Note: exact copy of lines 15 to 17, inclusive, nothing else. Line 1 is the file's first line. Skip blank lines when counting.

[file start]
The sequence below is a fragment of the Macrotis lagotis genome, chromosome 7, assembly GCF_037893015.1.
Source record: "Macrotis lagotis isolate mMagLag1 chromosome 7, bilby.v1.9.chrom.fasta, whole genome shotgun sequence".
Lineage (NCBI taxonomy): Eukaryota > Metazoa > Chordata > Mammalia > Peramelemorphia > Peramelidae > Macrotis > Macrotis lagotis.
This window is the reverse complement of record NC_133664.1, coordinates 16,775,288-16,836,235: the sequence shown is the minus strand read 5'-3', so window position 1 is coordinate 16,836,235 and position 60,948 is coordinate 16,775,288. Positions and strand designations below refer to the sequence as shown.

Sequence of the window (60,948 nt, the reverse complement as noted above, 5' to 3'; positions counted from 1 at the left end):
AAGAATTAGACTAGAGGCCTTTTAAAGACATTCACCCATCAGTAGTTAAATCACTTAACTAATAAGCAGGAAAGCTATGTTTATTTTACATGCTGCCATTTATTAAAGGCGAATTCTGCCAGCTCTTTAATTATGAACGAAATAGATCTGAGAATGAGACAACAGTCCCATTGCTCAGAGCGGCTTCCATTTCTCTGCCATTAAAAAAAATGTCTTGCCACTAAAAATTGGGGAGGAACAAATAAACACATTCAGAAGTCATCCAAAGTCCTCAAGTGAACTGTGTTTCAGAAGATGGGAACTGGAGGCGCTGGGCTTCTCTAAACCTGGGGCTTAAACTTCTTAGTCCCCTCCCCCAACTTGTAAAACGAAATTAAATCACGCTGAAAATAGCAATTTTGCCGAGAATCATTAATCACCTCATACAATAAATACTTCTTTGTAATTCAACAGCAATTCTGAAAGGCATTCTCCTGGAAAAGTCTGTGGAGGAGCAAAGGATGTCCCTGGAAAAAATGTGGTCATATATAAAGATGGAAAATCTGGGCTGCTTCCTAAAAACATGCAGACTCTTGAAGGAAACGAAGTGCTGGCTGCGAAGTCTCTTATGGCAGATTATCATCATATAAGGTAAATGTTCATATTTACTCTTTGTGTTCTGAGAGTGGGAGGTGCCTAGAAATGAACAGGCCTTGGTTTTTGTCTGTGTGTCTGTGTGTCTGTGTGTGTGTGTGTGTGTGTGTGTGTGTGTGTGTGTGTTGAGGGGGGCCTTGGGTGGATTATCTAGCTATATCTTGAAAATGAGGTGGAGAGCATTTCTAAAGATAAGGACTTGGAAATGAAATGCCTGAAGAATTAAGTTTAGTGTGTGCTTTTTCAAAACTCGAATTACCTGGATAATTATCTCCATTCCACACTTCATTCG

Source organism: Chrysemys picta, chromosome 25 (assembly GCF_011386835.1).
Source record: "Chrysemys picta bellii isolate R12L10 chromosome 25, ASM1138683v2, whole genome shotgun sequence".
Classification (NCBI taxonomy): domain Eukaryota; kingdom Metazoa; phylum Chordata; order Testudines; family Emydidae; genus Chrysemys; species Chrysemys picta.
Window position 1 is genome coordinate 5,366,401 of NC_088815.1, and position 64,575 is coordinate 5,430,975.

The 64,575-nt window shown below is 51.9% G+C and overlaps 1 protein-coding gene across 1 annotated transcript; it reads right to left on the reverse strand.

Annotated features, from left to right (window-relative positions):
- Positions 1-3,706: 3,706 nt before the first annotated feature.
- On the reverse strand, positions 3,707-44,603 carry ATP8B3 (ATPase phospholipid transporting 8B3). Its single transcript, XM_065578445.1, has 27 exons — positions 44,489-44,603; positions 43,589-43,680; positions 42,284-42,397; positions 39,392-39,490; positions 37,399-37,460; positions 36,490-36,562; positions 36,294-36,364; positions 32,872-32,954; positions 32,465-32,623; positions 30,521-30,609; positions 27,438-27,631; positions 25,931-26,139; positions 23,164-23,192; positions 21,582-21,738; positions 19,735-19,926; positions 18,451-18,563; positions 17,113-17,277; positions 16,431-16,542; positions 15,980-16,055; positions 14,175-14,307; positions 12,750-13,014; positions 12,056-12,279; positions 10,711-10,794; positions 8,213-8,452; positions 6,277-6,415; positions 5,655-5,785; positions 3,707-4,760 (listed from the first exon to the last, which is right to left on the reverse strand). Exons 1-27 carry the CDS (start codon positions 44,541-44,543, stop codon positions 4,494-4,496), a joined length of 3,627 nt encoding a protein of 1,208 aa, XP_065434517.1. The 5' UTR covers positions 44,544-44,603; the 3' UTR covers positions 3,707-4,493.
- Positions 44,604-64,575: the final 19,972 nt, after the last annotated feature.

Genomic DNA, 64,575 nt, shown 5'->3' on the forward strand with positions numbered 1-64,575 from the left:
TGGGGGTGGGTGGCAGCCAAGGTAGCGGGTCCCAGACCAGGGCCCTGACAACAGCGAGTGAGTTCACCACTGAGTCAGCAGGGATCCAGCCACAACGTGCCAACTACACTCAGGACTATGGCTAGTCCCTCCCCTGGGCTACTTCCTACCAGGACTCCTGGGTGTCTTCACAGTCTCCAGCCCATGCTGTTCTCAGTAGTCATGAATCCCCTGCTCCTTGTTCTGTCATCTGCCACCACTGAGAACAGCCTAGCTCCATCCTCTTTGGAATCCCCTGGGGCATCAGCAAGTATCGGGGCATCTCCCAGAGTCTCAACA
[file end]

- Positions 44,604-64,575: the final 19,972 nt, after the last annotated feature.

Genomic DNA, 64,575 nt, shown 5'->3' on the forward strand with positions numbered 1-64,575 from the left:
TGGGGGTGGGTGGCAGCCAAGGTAGCGGGTCCCAGACCAGGGCCCTGACAACAGCGAGTGAGTTCACCACTGAGTCAGCAGGGATCCAGCCACAACGTGCCAACTACACTCAGGACTATGGCTAGTCCCTCCCCTGGGCTACTTCCTACCAGGACTCCTGGGTGTCTTCACAGTCTCCAGCCCATGCTGTTCTCAGTAGTCATGAATCCCCTGCTCCTTGTTCTGTCATCTGCCACCACTGAGAACAGCCTAGCTCCATCCTCTTTGGAATCCCCTGGGGCATCAGCAAGTATCGGGGCATCTCCCAGAGTCTCAACA